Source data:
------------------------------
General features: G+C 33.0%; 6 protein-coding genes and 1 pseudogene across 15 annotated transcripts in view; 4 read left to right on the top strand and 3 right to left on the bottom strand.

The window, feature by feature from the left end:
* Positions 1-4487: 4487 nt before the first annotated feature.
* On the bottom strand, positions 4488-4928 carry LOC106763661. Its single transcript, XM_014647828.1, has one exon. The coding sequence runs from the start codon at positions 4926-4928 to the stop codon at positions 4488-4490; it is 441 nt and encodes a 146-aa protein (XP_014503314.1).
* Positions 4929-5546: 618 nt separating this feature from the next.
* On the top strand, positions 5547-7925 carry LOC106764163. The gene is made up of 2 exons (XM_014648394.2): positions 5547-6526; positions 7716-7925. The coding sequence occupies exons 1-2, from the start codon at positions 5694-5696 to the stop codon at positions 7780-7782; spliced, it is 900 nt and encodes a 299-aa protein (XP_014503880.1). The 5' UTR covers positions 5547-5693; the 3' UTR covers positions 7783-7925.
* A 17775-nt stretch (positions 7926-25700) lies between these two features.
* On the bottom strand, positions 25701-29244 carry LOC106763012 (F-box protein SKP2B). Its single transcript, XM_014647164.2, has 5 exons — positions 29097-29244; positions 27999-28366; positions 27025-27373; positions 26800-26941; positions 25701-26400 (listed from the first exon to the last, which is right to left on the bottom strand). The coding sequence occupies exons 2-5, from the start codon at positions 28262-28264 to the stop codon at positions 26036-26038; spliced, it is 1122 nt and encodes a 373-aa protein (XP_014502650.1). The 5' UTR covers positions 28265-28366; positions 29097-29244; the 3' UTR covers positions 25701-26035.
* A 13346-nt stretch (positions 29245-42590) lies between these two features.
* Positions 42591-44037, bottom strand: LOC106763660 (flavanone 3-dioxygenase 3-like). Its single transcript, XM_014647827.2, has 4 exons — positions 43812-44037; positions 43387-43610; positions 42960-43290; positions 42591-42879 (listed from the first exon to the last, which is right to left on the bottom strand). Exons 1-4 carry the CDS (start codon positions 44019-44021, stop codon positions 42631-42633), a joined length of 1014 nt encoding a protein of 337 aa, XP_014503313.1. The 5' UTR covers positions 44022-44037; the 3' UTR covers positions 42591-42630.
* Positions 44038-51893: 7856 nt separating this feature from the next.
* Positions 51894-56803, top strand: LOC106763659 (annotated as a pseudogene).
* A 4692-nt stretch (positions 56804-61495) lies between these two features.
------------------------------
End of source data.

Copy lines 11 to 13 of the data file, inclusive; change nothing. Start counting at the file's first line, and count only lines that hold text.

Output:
* Positions 44038-51893: 7856 nt separating this feature from the next.
* Positions 51894-56803, top strand: LOC106763659 (annotated as a pseudogene).
* A 4692-nt stretch (positions 56804-61495) lies between these two features.